Greenwood Cemetery is located in the Dale City area of Woodbridge, VA on Old Delaney Road just West of its intersection with Minnieville Road. It is the site of the former Greenwood Presbyterian Church, which no longer stands. The cemetery is no longer used for burials. The information contained on this page was obtained from the book "100 Old Cemeteries", from decsendents of former members and others who shared this information with me. I have also taken photographs of the cemetery and some of the stones. In addition, the Manassas Presbyterian Church has some of the old church records. When my wife and I visited the cemetery a few years ago, we noticed many signs of vandalism. Some tombstones were turned over, others broken to fragments. We have not been back, but I do know that Robie Melson of First United Presbyterian Church, Dale City; led a team of Boy Soouts for his Eagle project, and they did some extensive work including steps to the site and a sign at the entrance. Access from the road is really unsafe; but, can be obtained by receiving permission from the local HOA. According to information I have gathered, the church was organized sometime around 1848 and the first structure, probably log, was completed in 1855 by Northern Emigrants! Abram Waldon, Thomas Clarke, and Oliver Chamberlain (Chamberlin) owned the property on which the site is located. These men were reported to have been Northern Cattlemen and had recently moved into the area. It is interesting to note that the organizing pastor of First United Presbyterian Church a short distance away, was William N. Clark who came originally from North Carolina and is now retired and settled in Central Virginia. Thomas Clarke coincidentally had a son named William. The church was occupied by Union troops during the Civil War who apparently left one morning without extinguishing their fires. The Chamberlain ladies saw the smoke and ran to the church and saved the Communion Pewter which had been made by the reputable Roswell Gleason and is now in the possession of Mr. Lee Hedrick of Annandale, VA. Obviously, the church was destroyed by fire. It apparently was not rebuilt until 1908. Lute Pearson, at the age of 79 in 1979, remembered his father, Marion Pearson and William Clarke, the son of Thomas, hewing the wood for the structure with a broad axe. Local rocks were used for the foundation. The families of the church saved their pennies for the stained glass windows. Dr. J. Garland Hamner, DDS, who was the minister of the Manassas Presbyterian Church from 1899-1910, came to Greenwood by horse and buggy to preach the Sunday services, staying for the traditional Sunday dinner at the Pearson home before returning to Manassas. William Clarke was elected elder from the Manassas Presbyterian Church to the Greenwood Church. In 1927, a committee was formed and an effort was made to sell the church for $1000, to no avail. In 1939, the lumber from the structure was sold for $25 and the windows and bell were sold for $135. Thomas Clarke and his wife, Mary M., are buried in the cemetery along with the names Calvert/Clarence Preston, Comstock, Turner, Frazier, Florence, Hershey, Strobert (three of whom died in the influenza epidemic of 1918), Beth Chamberlain, Augustus Mitchell Nandrassy, David Turner and others. James A. Florence 1850-1915 is supposedly buried there also. Sylvia E. Turner (probably the wife of Martin L. Turner and mother of David Clinton Turner) died on the 4th of June 1984 and David Clinton Turner on the 6th of September 1993. The stones indicate they were buried in this cemetery. Their graves adjoin that of Martin L. Turner. On the Clarke plot is a stone marker with an inscription cast in bronze which says "Mt Vernon Chapter D. A. R. REAL DAUGHTER". A stone slab lies near the cemetery. This may be the site of the church.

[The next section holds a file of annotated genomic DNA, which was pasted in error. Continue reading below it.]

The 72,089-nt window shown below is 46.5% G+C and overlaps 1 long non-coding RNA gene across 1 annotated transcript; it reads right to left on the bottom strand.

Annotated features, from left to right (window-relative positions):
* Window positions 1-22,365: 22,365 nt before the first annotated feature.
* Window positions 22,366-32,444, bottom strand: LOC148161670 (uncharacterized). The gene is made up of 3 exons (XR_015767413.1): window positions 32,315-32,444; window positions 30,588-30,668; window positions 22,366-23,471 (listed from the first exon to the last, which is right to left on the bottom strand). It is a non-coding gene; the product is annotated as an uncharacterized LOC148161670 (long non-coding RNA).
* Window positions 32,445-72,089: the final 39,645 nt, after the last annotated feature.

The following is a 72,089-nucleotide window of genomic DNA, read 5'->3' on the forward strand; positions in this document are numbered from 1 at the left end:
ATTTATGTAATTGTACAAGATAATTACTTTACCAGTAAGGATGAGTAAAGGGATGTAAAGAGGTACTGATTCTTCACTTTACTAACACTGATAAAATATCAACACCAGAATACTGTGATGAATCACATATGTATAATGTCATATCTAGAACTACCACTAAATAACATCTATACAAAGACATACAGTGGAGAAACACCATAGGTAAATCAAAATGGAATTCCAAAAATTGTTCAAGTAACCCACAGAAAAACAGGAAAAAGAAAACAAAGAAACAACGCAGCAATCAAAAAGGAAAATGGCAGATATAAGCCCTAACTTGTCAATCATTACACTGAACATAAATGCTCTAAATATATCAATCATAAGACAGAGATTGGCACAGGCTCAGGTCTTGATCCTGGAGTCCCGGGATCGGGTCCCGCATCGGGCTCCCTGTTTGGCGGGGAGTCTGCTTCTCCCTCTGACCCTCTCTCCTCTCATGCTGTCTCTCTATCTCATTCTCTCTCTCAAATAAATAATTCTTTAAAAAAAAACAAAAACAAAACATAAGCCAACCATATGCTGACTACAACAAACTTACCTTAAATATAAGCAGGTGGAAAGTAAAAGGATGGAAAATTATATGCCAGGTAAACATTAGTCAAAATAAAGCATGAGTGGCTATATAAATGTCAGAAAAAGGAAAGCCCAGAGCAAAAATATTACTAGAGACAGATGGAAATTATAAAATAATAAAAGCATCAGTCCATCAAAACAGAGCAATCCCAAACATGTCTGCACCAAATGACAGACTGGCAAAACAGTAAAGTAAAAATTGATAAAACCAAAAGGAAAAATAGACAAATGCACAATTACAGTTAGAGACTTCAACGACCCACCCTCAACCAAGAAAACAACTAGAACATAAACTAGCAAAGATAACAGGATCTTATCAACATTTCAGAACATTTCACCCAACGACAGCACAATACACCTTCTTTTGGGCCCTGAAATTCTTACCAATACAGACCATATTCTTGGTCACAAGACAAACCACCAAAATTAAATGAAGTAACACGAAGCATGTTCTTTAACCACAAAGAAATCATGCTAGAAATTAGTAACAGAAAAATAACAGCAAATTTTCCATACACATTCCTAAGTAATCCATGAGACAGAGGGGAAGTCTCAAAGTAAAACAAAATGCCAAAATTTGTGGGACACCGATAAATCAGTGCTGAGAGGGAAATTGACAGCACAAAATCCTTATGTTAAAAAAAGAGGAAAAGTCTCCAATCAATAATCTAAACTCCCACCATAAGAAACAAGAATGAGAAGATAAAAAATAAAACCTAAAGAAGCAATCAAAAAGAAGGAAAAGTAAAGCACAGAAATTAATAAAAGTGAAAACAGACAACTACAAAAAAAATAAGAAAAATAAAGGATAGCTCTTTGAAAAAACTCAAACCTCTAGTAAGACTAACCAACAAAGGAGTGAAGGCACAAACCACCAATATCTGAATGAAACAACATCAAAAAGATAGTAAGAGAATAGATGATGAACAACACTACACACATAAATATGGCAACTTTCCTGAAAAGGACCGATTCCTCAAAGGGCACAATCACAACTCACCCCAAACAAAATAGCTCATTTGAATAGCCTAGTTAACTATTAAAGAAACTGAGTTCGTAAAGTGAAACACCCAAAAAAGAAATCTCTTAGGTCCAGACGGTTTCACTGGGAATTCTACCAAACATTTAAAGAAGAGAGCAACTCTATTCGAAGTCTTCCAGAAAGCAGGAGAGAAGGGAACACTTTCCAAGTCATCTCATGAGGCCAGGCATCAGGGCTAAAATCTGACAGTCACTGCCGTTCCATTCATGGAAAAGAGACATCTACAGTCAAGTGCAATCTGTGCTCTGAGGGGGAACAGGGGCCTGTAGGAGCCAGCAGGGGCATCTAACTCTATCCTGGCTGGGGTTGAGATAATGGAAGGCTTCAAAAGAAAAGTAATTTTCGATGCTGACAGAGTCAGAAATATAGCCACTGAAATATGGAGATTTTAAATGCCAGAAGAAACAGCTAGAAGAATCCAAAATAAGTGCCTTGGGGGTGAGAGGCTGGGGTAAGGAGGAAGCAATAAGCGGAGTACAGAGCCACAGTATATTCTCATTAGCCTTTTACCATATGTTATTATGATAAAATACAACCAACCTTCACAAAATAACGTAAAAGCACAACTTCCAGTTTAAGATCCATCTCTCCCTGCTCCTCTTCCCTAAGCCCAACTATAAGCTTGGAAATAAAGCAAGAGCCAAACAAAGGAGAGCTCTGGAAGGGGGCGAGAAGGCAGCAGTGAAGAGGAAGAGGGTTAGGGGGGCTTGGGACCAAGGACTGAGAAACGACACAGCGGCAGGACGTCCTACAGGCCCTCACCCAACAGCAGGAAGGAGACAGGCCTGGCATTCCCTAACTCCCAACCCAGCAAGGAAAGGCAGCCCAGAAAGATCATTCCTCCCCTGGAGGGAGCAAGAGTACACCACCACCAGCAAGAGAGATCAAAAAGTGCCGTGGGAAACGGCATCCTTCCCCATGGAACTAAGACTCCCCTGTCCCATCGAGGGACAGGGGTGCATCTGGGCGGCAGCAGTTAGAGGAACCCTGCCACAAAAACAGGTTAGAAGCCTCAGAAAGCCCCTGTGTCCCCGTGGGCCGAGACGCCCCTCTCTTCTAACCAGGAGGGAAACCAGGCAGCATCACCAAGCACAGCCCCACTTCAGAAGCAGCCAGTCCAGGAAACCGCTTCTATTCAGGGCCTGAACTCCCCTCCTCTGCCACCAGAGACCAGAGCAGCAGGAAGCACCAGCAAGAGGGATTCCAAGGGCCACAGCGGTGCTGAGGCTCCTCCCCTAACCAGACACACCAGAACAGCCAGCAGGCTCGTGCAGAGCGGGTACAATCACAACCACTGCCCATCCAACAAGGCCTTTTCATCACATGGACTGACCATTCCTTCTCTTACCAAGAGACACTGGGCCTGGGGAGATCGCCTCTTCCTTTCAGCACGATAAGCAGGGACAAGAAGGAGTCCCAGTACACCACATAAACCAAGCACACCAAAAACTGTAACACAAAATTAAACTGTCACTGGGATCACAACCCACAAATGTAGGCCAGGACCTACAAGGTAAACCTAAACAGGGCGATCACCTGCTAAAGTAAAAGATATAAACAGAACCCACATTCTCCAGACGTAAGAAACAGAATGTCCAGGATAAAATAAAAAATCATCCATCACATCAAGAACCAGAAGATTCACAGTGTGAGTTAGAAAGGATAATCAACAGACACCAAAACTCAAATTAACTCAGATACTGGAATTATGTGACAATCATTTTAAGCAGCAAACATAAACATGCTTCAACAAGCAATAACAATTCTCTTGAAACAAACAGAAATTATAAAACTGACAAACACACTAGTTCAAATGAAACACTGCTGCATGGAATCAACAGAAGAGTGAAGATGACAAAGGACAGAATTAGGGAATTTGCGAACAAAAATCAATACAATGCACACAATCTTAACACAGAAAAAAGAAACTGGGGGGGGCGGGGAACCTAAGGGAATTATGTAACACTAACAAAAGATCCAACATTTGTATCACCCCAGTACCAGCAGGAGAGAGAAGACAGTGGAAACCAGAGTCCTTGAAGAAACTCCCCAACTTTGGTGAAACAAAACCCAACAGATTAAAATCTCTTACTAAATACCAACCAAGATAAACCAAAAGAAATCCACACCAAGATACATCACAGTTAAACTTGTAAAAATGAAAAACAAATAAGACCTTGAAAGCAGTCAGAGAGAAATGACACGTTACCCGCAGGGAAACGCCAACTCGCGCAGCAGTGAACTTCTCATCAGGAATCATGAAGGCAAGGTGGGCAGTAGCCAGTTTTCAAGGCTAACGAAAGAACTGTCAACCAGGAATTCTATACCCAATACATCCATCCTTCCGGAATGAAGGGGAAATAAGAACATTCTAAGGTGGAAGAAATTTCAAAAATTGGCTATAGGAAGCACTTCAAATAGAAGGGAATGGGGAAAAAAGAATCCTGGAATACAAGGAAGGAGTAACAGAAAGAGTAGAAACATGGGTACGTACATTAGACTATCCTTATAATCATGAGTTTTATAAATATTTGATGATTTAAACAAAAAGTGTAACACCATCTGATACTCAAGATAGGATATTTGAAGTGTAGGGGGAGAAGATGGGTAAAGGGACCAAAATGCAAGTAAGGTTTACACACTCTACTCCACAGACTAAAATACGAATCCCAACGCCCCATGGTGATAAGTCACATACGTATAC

I have other information on the persons buried here from the book and from the remaining stones which I will share upon E-mail Request toWalt Peterman or you may consult "100 Old Cemeteries in Prince William County by E. R. Conner, III. Library # 975.527. Another good source of information is "Prince William, The Story of Its People and Its Places".
A few years ago, my wife and I visited this old cemetery. We were saddebed by the condition of the cemetert, although an Eagle project recently cleaned and did some other work at the cemetery including a walkway entrance. I have not had an opportunity to visit recently. I HAVE ATTACHED SOME PICTURES (Taken before the Eagle Project), WHICH YOU MAY WISH TO VIEW. PICTURE A--This picture shows a couple of scenes of the entrance and a concrete slab which may have been the entrance to the old church.THIS PICTURE SHOWS SOME OF THE INSIDE OF THE CEMETERY AND THE LAST ONE IS A TOMBSTONE FOR THE CLARKE FAMILY.
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Last updated 21:15 PM 04/03/2011